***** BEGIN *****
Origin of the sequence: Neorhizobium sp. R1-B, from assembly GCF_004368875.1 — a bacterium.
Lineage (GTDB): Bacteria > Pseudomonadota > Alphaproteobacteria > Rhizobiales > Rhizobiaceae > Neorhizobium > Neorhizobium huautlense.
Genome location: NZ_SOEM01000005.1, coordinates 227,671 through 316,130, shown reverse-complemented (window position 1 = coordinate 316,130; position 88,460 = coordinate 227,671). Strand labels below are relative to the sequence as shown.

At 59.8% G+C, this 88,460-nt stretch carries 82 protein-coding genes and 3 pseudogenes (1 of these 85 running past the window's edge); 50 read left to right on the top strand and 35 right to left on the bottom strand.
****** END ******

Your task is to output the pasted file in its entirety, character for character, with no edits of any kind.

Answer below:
Origin of the sequence: Neorhizobium sp. R1-B, from assembly GCF_004368875.1 — a bacterium.
Lineage (GTDB): Bacteria > Pseudomonadota > Alphaproteobacteria > Rhizobiales > Rhizobiaceae > Neorhizobium > Neorhizobium huautlense.
Genome location: NZ_SOEM01000005.1, coordinates 227,671 through 316,130, shown reverse-complemented (window position 1 = coordinate 316,130; position 88,460 = coordinate 227,671). Strand labels below are relative to the sequence as shown.

At 59.8% G+C, this 88,460-nt stretch carries 82 protein-coding genes and 3 pseudogenes (1 of these 85 running past the window's edge); 50 read left to right on the top strand and 35 right to left on the bottom strand.